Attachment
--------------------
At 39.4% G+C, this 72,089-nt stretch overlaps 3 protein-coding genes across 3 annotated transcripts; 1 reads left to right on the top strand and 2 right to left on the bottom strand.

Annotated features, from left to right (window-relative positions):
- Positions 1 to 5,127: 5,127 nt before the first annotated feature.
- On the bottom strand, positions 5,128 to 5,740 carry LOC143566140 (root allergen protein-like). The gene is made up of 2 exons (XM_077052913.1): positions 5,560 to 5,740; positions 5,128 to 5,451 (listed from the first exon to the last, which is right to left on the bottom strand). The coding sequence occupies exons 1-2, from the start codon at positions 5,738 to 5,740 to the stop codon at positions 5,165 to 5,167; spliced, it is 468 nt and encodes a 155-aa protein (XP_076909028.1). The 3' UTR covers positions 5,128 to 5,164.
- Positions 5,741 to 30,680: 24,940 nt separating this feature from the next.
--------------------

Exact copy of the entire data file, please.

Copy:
At 39.4% G+C, this 72,089-nt stretch overlaps 3 protein-coding genes across 3 annotated transcripts; 1 reads left to right on the top strand and 2 right to left on the bottom strand.

Annotated features, from left to right (window-relative positions):
- Positions 1 to 5,127: 5,127 nt before the first annotated feature.
- On the bottom strand, positions 5,128 to 5,740 carry LOC143566140 (root allergen protein-like). The gene is made up of 2 exons (XM_077052913.1): positions 5,560 to 5,740; positions 5,128 to 5,451 (listed from the first exon to the last, which is right to left on the bottom strand). The coding sequence occupies exons 1-2, from the start codon at positions 5,738 to 5,740 to the stop codon at positions 5,165 to 5,167; spliced, it is 468 nt and encodes a 155-aa protein (XP_076909028.1). The 3' UTR covers positions 5,128 to 5,164.
- Positions 5,741 to 30,680: 24,940 nt separating this feature from the next.